In that moment of emancipation, Reiss also felt the sudden, unbidden summons of obligation.

“The house meant that I’ve gotten to the other side,” she recalled. “I wanted to do something to give back. I wanted to use my pain to help others in the same situation. And, selfishly, I thought that would help me heal.” Four years later, on a blustery morning early this month, Reiss, 40, stood in a classroom at Rutgers University in Newark telling her story to three dozen lawyers. She spoke with well-practiced pacing and emphasis – childhood in Brooklyn, coerced betrothal in her teens to a man she barely knew, and then the harassment and stalking and death threats, all of it documented in court papers. Finally, there was college and therapy and, after 15 years of marriage, divorce.

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Halo celebrating International Womens Day at Middlesbrough Town Hall

Halo Project at Middlesbrough Town Hall for the “Make It Happen’ Event

#IWD #Haloproject



International Women’s Day celebrates women’s achievements throughout history and across nations.  The theme, ‘Make It Happen’, seeks to recognise the social, political and economic advancements of women, while highlighting areas that still need to be addressed. Its aim is to raise awareness locally and to engage with women and families in the Teesside area and offer women, and particularly young women, true equality of opportunity.

Saturday, 7th March 10am-3pm is ‘Make It Happen’ Middlesbrough Town Hall

A HOST of inspirational speakers have been confirmed for this year’s Teesside International Women’s Day. Local women, including judges, vice-presidents, local business and community activists are among those who will be making presentations at the free event. The theme of the celebration taking place at Middlesbrough Town Hall on Saturday, March 7, between 10am-3pm is ‘Make It Happen.’

Guest speakers for the free event will include: –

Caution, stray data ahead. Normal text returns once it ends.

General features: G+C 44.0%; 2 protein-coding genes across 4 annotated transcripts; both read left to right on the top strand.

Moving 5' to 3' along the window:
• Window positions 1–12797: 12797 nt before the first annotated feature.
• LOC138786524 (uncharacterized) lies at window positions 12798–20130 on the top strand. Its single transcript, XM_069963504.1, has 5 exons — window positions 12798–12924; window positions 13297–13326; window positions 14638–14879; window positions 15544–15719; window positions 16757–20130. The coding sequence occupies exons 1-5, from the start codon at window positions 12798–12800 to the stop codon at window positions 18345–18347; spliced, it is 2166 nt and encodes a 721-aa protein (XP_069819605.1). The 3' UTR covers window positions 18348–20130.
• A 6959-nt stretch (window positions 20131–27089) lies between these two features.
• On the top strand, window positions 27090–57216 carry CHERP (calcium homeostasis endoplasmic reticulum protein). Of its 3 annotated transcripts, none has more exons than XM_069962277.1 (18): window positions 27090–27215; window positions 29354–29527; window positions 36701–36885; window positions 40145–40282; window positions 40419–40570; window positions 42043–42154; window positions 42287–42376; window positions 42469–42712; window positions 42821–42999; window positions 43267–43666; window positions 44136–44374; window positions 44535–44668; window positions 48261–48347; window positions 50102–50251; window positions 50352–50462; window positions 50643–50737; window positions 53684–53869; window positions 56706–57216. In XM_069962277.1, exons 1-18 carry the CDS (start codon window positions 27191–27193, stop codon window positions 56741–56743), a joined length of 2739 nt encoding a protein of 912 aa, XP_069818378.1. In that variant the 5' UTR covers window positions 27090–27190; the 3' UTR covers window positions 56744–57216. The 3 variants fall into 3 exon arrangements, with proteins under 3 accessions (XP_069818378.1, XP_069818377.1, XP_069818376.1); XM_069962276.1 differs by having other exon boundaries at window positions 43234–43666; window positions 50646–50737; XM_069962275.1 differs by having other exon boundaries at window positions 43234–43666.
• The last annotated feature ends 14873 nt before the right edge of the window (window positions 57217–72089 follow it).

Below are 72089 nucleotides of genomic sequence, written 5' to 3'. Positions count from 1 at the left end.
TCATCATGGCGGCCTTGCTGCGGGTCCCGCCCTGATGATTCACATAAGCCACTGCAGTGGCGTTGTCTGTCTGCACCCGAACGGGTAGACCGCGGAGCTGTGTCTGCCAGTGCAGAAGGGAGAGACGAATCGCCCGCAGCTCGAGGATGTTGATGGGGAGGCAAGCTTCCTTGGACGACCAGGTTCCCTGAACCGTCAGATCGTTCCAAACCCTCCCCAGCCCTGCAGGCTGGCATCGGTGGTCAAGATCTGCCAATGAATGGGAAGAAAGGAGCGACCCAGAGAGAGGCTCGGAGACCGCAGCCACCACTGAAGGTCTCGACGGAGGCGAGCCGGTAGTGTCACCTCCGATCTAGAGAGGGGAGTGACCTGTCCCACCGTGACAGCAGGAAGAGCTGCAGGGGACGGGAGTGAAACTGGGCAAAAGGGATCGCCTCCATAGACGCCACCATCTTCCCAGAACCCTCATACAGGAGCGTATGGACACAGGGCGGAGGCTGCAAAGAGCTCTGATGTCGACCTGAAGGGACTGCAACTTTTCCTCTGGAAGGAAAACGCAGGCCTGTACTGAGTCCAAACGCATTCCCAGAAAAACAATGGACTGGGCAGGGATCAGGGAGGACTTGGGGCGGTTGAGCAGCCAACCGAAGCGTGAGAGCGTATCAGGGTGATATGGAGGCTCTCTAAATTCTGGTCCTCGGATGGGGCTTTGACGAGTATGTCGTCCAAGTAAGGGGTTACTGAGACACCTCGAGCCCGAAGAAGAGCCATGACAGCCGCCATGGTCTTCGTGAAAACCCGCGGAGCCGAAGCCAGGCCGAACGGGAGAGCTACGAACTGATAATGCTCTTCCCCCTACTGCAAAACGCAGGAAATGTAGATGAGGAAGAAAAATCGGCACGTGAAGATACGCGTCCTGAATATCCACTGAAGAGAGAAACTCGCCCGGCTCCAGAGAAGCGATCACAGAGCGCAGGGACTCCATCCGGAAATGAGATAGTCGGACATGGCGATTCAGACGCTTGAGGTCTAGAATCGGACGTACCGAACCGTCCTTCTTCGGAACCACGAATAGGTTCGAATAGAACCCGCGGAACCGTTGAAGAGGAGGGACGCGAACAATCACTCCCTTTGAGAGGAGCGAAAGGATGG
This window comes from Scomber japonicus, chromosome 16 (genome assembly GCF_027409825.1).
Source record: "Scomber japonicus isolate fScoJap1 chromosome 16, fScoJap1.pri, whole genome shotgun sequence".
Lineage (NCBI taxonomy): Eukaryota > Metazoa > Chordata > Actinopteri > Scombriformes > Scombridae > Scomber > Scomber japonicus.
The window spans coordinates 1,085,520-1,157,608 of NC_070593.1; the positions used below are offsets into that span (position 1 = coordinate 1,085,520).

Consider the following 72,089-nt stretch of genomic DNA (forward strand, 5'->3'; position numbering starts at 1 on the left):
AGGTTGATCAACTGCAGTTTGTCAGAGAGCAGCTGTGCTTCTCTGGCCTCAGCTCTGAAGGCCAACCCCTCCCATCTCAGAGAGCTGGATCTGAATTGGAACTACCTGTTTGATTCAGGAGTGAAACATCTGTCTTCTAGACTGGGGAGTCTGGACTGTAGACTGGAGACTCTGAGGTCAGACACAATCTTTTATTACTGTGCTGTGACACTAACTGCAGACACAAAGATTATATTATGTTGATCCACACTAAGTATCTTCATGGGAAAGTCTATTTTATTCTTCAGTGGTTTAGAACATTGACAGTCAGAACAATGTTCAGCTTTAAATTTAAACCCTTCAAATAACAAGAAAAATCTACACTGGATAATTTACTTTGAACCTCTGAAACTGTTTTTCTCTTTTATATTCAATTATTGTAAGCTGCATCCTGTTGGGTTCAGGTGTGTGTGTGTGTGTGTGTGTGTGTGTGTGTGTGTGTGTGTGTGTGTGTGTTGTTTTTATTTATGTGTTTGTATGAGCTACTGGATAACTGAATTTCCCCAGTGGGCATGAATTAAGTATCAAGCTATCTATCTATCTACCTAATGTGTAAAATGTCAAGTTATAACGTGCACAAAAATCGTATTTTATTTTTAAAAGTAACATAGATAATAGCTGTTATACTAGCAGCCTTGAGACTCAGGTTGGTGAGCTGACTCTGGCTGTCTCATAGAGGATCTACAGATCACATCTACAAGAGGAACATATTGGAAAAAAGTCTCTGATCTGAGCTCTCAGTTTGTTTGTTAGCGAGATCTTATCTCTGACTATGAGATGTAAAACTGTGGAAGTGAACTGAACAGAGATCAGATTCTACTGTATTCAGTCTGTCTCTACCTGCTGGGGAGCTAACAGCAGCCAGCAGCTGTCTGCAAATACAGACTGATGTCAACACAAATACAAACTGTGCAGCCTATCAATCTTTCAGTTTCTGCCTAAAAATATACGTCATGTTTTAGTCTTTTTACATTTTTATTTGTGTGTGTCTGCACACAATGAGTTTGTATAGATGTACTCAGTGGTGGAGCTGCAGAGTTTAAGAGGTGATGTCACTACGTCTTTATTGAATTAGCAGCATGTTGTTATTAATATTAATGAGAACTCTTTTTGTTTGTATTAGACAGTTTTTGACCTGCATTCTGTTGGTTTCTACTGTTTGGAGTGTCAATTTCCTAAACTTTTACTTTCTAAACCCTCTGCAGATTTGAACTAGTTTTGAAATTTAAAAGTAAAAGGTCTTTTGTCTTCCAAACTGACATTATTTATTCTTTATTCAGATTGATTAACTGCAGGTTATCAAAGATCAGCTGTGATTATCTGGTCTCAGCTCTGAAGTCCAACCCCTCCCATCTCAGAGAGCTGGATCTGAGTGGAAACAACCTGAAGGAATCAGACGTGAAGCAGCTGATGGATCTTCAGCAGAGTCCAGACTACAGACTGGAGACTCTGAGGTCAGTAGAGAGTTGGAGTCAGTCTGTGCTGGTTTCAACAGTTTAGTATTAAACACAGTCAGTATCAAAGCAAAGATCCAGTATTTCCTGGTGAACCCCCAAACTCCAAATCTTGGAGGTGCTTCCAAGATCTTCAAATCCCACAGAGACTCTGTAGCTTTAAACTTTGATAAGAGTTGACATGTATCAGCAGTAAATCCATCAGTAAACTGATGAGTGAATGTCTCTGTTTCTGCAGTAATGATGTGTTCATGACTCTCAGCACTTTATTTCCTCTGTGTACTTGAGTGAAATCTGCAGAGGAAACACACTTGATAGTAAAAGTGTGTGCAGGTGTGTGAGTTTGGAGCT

Yasmin Khan, Citizen of the Year and HALO Project Director, Judge Gillian Matthews, Jane Atkinson, Vice President SembCorp Utilities,  Carli-Jayne McNaught, Olde Young Tea House and winner of Nation’s Favourite Independent Business, Lucie Fleming, Asylum & Refugee Activist, Justice FirstPlus a possible special guest!

#haloproject, #forcedmarriage, #internationalwomensday

UN, Malaysia Groups Seek to Repeal Fatwa Requiring FGM

In 2009, Malaysia’s National Fatwa Committee, the nation’s top Islamic council, required all Muslim women in the country to undergo female genital mutilation, otherwise known as female circumcision.

A recent study indicated that nearly all Muslim women in the country have had the procedure. But now the United Nations is working with the Committee to repeal ruling that made it mandatory.

Government health officials who are in negotiations with Malaysia’s National Fatwa Committee say the ruling by the country’s top religious authority requiring female genital cutting for all Muslim women may be overturned.

The World Health Organization defines any type of invasive procedure in the female genital area as mutilation, and subdivides practices into four types of increasing severity. It has banned them all.